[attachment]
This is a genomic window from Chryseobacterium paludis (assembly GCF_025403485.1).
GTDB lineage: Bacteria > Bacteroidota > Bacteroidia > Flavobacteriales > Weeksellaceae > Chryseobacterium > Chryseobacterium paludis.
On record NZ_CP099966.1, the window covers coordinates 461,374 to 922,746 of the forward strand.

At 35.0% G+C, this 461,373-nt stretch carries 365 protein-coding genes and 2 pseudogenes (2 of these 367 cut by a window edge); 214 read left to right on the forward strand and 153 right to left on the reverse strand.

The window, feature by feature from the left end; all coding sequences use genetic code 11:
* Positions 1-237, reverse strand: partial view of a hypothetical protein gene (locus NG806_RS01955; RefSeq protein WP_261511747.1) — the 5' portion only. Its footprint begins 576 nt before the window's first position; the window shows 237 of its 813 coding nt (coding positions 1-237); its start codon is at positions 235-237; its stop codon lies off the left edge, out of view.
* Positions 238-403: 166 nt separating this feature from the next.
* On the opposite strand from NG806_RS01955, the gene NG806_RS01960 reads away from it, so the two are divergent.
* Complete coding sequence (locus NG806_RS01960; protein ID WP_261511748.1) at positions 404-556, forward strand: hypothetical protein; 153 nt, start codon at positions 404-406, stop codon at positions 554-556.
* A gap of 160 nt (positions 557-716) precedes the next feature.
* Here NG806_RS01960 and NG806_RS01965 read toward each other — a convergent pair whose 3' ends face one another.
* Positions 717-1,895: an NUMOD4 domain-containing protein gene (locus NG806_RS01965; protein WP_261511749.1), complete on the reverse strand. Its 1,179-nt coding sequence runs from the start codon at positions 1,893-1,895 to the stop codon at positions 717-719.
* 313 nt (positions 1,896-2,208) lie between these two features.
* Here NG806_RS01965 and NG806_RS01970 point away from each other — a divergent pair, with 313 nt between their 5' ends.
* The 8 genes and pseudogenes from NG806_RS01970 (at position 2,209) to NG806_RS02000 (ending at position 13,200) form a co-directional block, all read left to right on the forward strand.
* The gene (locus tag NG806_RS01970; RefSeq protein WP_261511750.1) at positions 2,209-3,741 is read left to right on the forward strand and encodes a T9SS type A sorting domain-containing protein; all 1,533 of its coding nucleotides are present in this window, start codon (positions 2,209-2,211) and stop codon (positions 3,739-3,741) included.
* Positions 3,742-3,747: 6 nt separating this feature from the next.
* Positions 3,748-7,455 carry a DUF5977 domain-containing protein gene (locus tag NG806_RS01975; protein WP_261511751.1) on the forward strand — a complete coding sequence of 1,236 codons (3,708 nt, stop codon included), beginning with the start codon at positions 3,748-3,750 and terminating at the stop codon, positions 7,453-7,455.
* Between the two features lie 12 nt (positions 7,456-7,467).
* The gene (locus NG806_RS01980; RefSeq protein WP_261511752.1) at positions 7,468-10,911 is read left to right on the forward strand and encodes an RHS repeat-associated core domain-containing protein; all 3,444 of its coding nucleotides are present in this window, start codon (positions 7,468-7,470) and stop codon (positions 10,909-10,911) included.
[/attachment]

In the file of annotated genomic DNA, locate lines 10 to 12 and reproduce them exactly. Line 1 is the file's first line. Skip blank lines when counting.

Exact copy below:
* A gap of 160 nt (positions 557-716) precedes the next feature.
* Here NG806_RS01960 and NG806_RS01965 read toward each other — a convergent pair whose 3' ends face one another.
* Positions 717-1,895: an NUMOD4 domain-containing protein gene (locus NG806_RS01965; protein WP_261511749.1), complete on the reverse strand. Its 1,179-nt coding sequence runs from the start codon at positions 1,893-1,895 to the stop codon at positions 717-719.